Every-Thing Sports

The Clowney saga continues to take twists and turns

Zach Tarrant/Houstontexans.com

The Jadeveon Clowney contract saga with the Texans took a sharp turn today. Rumors persisted that the Texans had a deal on the table to send Clowney to the Miami Dolphins, but Clowney refused to sign long term with them (h/t to John Granato for the tweet and my guy Daniel B for alerting me to it). There was also another tweet by @ThePatrickStorm that alluded to the same thing that Daniel alerted me to as well. While it has been speculated for some time now, the tea leaves are finally giving us a read on how this situation will end for Clowney and the Texans. How did it come to this? What is Bill O'Brien's role in all of this? What's the endgame here? Let's take a look at some of the factors from my point of view:

Clowney drafted in O'Brien's first season

Clowney was drafted number one overall a few months after O'Brien was hired as the Texans head coach in 2014. There was speculation that he wasn't the hardest worker due to some off-hand comments by his college coach Steve Spurrier. Clowney was (and still is) a physical freak. His infamous hit on Michigan's Vincent Smith in the bowl game of his sophomore year made his legend grow even more. However, was he truly an O'Brien pick? Or was this a Rick Smith pick? This could be where the friction between the two started.

The injuries

His rookie year was marred by injuries. A concussion, meniscus tear, and eventually microfracture surgery hampered his first year in the league. Despite reports to the contrary, he was able to put the injuries behind him and come back the following year making nine starts and playing in 13 games overall that year. Who comes back from microfracture surgery the following year and performs at a high level? Someone that works his ass off, that's who!

The breakout season and beyond

In 2016, Clowney earned his first All Pro and Pro Bowl selections, as well as being named to the NFL Network Top 100 players by his peers ( number 49). In 2017, he was named to another Pro Bowl and ranked #32 on the Top 100 list. In 2018, he had arguably his best season as a pro, earned another Pro Bowl nod, but was ranked #63 on the Top 100 list. He played 2018 under the fifth year option, which typically signifies a team's willingness to resign a promising young player if they prove themselves. However, it is my belief his fate was decided on January 1, 2018 when it ewas announced that the Texans would hire a new general manger to replace Rick Smith who was taking a "leave of absence" to tend to his sick wife. This was about eight months after Clowney's fifth year option was picked up.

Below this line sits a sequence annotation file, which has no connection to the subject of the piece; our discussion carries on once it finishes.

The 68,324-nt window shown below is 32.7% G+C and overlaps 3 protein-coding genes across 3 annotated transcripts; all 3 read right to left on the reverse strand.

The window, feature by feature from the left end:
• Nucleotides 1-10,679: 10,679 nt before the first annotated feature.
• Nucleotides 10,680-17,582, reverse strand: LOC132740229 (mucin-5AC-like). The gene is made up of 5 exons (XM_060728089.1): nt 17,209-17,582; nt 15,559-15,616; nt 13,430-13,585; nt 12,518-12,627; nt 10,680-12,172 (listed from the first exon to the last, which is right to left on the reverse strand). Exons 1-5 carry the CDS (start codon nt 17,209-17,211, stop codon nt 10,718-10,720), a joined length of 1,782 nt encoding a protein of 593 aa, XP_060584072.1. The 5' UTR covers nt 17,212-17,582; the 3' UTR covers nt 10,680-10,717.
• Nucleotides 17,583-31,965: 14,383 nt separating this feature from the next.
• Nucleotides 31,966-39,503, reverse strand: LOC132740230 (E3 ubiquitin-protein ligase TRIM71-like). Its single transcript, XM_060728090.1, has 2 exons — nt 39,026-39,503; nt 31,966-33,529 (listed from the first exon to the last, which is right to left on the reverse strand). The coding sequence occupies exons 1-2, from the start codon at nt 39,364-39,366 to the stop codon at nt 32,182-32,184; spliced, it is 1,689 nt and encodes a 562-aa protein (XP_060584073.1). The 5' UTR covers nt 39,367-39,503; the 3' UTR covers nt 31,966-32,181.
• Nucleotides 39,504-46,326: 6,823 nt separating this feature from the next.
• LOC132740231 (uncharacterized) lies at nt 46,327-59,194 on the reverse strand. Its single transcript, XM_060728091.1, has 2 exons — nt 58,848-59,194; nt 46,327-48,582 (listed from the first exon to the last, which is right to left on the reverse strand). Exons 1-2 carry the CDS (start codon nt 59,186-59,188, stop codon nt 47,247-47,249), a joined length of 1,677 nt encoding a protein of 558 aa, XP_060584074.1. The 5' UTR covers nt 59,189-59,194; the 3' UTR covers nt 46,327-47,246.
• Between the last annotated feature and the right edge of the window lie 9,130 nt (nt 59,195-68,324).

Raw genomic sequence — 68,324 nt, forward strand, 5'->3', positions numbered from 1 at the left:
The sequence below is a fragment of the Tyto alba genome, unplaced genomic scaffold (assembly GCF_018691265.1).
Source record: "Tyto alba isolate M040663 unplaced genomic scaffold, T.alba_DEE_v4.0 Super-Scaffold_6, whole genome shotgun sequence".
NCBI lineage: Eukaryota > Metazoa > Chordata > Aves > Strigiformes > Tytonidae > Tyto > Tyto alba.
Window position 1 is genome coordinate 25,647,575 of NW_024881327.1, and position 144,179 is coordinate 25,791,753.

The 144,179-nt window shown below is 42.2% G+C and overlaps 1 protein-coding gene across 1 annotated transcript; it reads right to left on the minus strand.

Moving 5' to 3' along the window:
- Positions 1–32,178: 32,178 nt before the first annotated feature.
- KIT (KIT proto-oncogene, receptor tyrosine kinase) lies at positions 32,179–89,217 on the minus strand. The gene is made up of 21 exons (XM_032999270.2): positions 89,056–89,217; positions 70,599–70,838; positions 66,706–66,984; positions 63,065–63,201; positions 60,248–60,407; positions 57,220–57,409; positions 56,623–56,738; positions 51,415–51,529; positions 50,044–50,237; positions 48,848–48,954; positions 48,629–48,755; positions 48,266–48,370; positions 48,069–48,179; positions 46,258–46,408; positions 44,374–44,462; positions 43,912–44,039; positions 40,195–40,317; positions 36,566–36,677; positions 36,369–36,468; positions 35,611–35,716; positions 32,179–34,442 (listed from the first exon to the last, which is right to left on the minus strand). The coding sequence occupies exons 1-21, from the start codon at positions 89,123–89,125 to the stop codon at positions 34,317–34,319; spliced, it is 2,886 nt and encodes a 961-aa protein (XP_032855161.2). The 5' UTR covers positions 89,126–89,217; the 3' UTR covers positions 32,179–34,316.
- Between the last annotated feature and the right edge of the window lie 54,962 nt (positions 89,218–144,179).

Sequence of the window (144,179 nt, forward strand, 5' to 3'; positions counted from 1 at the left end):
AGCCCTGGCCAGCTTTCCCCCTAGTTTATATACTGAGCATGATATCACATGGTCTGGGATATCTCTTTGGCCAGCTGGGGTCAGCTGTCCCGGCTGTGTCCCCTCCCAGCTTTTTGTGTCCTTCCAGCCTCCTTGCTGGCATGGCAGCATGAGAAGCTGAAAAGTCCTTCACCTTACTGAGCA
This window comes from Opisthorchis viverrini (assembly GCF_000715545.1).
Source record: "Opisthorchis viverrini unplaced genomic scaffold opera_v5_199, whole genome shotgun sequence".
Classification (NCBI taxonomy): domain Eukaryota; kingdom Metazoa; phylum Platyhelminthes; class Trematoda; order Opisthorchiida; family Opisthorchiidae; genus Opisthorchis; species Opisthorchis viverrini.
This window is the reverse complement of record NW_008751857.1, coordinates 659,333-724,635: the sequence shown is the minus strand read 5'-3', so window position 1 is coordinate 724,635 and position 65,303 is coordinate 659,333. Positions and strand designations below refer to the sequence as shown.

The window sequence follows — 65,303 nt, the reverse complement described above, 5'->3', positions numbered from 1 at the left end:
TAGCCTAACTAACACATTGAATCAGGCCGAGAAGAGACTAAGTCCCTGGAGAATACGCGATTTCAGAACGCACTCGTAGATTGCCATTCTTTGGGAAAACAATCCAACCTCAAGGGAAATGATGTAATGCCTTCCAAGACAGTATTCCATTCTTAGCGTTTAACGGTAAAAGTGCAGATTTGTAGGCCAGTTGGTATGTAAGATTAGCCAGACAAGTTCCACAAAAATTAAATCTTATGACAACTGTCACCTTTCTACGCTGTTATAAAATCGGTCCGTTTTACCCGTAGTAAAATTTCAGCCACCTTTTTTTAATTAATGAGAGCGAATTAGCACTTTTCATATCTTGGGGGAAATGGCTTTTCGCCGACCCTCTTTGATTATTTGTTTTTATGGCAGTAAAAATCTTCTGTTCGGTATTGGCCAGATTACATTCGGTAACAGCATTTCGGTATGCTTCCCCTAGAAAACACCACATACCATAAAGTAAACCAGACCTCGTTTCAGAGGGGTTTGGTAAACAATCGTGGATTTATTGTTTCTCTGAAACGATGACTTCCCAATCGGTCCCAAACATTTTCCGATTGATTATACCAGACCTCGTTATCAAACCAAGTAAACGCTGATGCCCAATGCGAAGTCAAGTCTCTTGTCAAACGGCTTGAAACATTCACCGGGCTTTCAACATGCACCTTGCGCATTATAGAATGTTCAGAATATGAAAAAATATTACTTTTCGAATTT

The GM saga

After Rick Smith and the Texans "parted ways", Brian Gaine was brought in as the general manager. He wasn't their first choice, but he was someone who O'Brien was "in sync" with. It seemed as if O'Brien won his power struggle with Smith and got a guy in whom he could control. That lasted all of 18 months as Gaine was fired earlier this year. The organization's infactuation with the New England Patriots continued as they hired Jack Easterby away from the Pats as their new Executive Vice President of Team Development and tried to get him to lure Nick Caserio away at the Pats' ring ceremony. This went down in Hindenburg fashion as the Pats leveled tampering charges, despite Caserio having an illegal clause in his contract. It led to the Texans now having a GM by committee for the upcoming season. Gaine was rumored to be pro-Clowney, while O'Brien was rumored to be anti-Clowney. I assmue Easterby said what he had to say to get the job, and/or cashed the bigger check the Texans wrote him. Again, O'Brien holds all the cards here as his death grip on this franchise grows.